District Boss: Christine Olmstead

In a city filled with politicians and consultants, it is incredibly refreshing to meet an artist based in Washington, D.C. Christine Olmstead comes from a family of entrepreneurs and artists. Her love of art history and serving others has lead her to creating gorgeous pieces of art. See her creations and read her interview below:

1// What is your work?

I own CHRISTINE | OLMSTEAD  which is my own collection of fine art, paintings, prints, etc. I could have gone with some cutesy little name, but in the art community it's really unwise to brand yourself with anything other than your name. 

2// What lead you to where you are today?

Just like anyone else, thousands of decisions and influences have brought me to where I am today. Here is a short list of of the main things that influenced my choice to become an artist. My mother was/is a professional graphic and web designer. As a child she really stressed the importance of learning art history, understanding periods in art, being able to recognize an artist by their stroke, or palette etc. She would have me recreate all the masterpieces as a child. Art lessons and professional training in fine pencil/charcoal drawings as well as oil training were another huge influencer. But I think my main desire has been to bring beauty into people's lives. I want to make them feel uplifted, peaceful, and hopeful when they look at or live with my art. This was one of the most tangible and attainable ways that I can encourage others, by painting for them. 

3// What brings you the most joy in your business?

What brings me the most joy is when I get an email from a potential client, or just an admirer, who let me know that my art was inspiring to them. That they felt a sense of peace and joy when looking at my work. That means, that my message is getting across.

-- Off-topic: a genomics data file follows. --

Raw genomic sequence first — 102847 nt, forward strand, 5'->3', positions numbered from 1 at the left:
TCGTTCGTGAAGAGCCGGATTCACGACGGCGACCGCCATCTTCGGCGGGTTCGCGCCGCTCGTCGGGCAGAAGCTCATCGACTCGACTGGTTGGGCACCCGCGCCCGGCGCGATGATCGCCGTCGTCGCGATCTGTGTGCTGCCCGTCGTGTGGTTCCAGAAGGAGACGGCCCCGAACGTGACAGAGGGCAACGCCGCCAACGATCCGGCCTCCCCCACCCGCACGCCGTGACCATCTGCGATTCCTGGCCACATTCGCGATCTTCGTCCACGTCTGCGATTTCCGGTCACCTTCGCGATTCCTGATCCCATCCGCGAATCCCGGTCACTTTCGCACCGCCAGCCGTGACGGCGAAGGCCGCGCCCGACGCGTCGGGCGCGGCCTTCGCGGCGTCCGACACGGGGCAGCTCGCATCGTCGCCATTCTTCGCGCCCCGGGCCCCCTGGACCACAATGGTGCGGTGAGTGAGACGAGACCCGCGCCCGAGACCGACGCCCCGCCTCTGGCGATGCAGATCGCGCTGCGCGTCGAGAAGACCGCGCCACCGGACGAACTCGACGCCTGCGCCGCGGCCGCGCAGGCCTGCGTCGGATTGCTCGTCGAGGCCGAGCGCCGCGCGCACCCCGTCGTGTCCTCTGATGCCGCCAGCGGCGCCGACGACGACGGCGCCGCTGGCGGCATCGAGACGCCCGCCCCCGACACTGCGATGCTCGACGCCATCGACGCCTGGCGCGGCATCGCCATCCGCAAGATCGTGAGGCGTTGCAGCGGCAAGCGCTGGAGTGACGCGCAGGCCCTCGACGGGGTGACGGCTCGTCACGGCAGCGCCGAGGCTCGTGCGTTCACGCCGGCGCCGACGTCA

4// What's the most difficult part of being an entrepreneur?

I think the most difficult part is discipline. You really have to be self controlled and consistent, with content, frequency of products, engagement, saving for taxes, math, updating the website, reaching out to galleries, or future collaborators. It's a lot of work, and a lot of little details. And I am the first to admit that I do not keep up in all of these areas, but that is my biggest challenge I would say. 

5//What's your nighttime routine? 

I do a lot of my painting in the evenings. So evening usually looks like jumping between making dinner, and painting, it's sort of like a dance. Back and forth, stir the veggies, swipe on a few strokes on the canvas, flip a chicken breast, apply some gold leaf, but I get very dry hands because I have to wash my hands between each task... but I like the cooking/painting evenings. Then I usually take a shower/moisturize, drink a half a water bottle and prepare the next morning's Instagram and Facebook posts. Then I pray and fall asleep within 10 seconds of my head hitting the pillow. Bed time is usually 10p.m. I'm a sleep diva.  

6// What is your advice to other entrepreneurs? 

My one piece of advice would be to be patient. Don't start your own business if you're looking to get rich quick, or just because you're sick of your current job. Create a business because it is something you love and because it serves others. Be patient with where you are and enjoy the place, the success or lack there of, the money or lack there of, the detail and time it takes to do what you do. Just enjoy it and be patient with where you are. That would be my advice.

Elise Crawford